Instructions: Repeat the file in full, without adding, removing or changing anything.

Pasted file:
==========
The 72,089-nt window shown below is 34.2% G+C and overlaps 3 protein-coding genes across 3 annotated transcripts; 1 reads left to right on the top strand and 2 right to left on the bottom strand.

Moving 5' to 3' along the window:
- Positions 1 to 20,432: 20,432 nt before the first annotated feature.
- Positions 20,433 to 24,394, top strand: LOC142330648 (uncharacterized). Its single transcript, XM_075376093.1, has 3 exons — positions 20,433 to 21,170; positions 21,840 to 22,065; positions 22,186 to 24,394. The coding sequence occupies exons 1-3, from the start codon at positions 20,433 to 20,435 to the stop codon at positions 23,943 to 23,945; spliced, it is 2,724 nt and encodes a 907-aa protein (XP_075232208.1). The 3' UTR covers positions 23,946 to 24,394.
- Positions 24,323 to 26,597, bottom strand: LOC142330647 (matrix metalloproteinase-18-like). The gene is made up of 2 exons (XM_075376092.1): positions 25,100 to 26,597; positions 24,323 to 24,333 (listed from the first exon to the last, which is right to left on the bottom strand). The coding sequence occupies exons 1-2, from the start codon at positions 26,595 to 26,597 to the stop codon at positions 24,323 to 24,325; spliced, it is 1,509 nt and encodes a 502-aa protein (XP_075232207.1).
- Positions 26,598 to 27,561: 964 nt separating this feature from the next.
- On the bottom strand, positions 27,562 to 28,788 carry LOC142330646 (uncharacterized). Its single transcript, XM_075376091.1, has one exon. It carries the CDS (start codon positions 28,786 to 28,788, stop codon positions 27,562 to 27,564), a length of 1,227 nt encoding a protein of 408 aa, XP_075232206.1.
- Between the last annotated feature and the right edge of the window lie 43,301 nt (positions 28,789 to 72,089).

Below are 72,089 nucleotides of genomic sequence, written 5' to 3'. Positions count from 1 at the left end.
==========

The 72,089-nt window shown below is 34.2% G+C and overlaps 3 protein-coding genes across 3 annotated transcripts; 1 reads left to right on the top strand and 2 right to left on the bottom strand.

Moving 5' to 3' along the window:
- Positions 1 to 20,432: 20,432 nt before the first annotated feature.
- Positions 20,433 to 24,394, top strand: LOC142330648 (uncharacterized). Its single transcript, XM_075376093.1, has 3 exons — positions 20,433 to 21,170; positions 21,840 to 22,065; positions 22,186 to 24,394. The coding sequence occupies exons 1-3, from the start codon at positions 20,433 to 20,435 to the stop codon at positions 23,943 to 23,945; spliced, it is 2,724 nt and encodes a 907-aa protein (XP_075232208.1). The 3' UTR covers positions 23,946 to 24,394.
- Positions 24,323 to 26,597, bottom strand: LOC142330647 (matrix metalloproteinase-18-like). The gene is made up of 2 exons (XM_075376092.1): positions 25,100 to 26,597; positions 24,323 to 24,333 (listed from the first exon to the last, which is right to left on the bottom strand). The coding sequence occupies exons 1-2, from the start codon at positions 26,595 to 26,597 to the stop codon at positions 24,323 to 24,325; spliced, it is 1,509 nt and encodes a 502-aa protein (XP_075232207.1).
- Positions 26,598 to 27,561: 964 nt separating this feature from the next.
- On the bottom strand, positions 27,562 to 28,788 carry LOC142330646 (uncharacterized). Its single transcript, XM_075376091.1, has one exon. It carries the CDS (start codon positions 28,786 to 28,788, stop codon positions 27,562 to 27,564), a length of 1,227 nt encoding a protein of 408 aa, XP_075232206.1.
- Between the last annotated feature and the right edge of the window lie 43,301 nt (positions 28,789 to 72,089).

Below are 72,089 nucleotides of genomic sequence, written 5' to 3'. Positions count from 1 at the left end.